Feast Day - August 17
Hyacinth was a Pole, born of noble Christian parents at the villa of Kamin in the bishopric of Breslau. He was enrolled among the canons of Cracow and excelled them all in his singularly devout way of life and in his learning. At Rome, he was received into the Order of Preachers by its founder, St. Dominic; and to the end of his days, his virginity intact, he held to the perfect rule of life which he had learned from St. Dominic. He was sent back to his own country and built six monasteries of his Order.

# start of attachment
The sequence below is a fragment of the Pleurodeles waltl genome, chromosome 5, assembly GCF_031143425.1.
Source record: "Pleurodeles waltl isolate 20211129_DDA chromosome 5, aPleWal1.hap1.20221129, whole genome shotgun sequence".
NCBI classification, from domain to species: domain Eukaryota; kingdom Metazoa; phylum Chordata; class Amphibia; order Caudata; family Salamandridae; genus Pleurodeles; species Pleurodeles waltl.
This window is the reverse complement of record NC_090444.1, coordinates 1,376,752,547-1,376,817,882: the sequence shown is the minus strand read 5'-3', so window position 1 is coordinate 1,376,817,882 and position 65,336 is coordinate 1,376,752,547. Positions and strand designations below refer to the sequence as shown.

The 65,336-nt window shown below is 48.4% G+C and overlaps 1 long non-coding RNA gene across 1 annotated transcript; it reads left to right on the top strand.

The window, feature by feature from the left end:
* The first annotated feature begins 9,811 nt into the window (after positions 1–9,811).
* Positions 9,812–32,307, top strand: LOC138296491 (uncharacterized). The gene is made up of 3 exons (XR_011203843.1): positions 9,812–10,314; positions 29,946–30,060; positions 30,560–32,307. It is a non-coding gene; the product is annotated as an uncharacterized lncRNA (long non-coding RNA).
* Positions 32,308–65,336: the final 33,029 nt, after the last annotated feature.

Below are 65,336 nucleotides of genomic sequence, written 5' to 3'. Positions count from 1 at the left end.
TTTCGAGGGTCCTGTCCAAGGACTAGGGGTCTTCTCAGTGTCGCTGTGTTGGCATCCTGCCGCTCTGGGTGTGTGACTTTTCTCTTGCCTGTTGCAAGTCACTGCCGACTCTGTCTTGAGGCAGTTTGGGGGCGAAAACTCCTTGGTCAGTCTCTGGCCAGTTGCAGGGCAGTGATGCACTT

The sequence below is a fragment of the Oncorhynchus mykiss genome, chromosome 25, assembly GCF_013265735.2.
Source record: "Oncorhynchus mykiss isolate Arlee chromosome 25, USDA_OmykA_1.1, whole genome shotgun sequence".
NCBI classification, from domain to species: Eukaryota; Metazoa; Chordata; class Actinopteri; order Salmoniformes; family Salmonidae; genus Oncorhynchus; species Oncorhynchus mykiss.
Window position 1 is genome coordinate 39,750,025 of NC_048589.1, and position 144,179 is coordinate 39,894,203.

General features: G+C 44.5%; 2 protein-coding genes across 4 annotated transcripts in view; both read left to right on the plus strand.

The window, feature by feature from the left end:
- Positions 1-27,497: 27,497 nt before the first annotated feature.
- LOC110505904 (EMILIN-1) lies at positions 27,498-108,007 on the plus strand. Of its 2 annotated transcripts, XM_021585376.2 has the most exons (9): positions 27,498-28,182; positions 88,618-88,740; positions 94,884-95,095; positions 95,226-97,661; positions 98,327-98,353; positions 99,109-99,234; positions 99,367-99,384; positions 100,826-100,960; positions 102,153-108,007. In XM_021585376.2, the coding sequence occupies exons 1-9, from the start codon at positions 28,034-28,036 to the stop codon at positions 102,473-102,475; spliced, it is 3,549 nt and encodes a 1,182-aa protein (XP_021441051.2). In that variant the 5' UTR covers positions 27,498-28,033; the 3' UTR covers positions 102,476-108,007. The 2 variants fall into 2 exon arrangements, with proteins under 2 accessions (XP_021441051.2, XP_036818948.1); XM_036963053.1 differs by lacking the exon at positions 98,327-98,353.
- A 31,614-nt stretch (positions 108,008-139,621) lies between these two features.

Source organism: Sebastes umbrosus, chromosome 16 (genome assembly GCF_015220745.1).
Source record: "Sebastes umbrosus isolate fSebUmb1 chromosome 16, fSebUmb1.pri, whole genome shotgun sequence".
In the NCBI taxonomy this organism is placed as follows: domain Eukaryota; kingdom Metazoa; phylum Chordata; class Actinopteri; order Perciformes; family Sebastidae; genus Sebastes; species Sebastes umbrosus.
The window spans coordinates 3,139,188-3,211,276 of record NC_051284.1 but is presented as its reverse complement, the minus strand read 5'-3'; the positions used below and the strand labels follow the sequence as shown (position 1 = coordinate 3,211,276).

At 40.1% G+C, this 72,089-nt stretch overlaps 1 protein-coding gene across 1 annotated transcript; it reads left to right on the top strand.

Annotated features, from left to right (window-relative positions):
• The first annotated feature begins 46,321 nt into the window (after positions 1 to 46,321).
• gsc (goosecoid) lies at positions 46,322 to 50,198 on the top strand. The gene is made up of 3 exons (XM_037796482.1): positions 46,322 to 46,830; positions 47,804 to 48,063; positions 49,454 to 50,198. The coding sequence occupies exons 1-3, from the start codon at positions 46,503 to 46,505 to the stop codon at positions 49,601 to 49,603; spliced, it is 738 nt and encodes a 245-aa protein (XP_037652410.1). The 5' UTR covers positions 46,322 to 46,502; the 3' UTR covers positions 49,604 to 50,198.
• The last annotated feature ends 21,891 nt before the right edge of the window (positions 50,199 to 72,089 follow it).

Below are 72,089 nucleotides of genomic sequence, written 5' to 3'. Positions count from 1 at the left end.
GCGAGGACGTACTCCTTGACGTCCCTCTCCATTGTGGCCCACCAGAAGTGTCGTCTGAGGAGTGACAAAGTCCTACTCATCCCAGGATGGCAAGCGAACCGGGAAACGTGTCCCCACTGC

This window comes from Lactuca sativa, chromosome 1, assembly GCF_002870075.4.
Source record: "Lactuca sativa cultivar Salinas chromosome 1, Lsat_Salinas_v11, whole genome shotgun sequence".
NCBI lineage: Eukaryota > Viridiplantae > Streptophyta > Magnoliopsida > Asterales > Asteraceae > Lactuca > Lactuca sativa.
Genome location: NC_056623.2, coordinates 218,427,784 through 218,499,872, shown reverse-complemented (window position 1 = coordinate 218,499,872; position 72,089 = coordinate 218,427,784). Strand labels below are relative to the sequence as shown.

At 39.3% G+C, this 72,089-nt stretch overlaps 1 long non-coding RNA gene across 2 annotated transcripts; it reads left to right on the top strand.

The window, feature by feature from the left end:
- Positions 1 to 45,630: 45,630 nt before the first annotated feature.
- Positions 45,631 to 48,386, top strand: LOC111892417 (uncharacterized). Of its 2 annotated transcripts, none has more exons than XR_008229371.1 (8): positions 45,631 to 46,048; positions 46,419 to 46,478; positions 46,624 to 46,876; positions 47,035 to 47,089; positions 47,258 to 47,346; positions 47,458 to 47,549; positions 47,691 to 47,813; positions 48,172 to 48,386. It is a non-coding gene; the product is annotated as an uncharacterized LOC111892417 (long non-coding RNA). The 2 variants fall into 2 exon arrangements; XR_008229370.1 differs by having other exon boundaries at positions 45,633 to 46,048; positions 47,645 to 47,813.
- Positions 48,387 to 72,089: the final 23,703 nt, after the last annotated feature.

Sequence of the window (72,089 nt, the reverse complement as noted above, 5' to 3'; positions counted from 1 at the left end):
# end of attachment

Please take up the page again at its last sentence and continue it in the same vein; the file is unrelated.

It is unbelievable how much he accomplished by preaching the word of God and by the innocence of his life, made illustrious by numerous miracles. Among these is the particularly remarkable miracle: he crossed over the river Vistula near Visograd when it was in flood, taking his companions with him, not by boat but on his cloak spread out over the waters. He persevered in his wonderful way of life for nearly forty years after his profession. On the day of the Virgin’s Assumption in the year of salvation 1257, he gave up his soul to God. He was numbered among the Saints by Clement VIII.
Taken from The Hours of the Divine Office in English and Latin, Vol. III: August to Advent (Collegeville, Minnesota: Liturgical Press, 1963), p. 1454.
Epistle and Gospel for August 17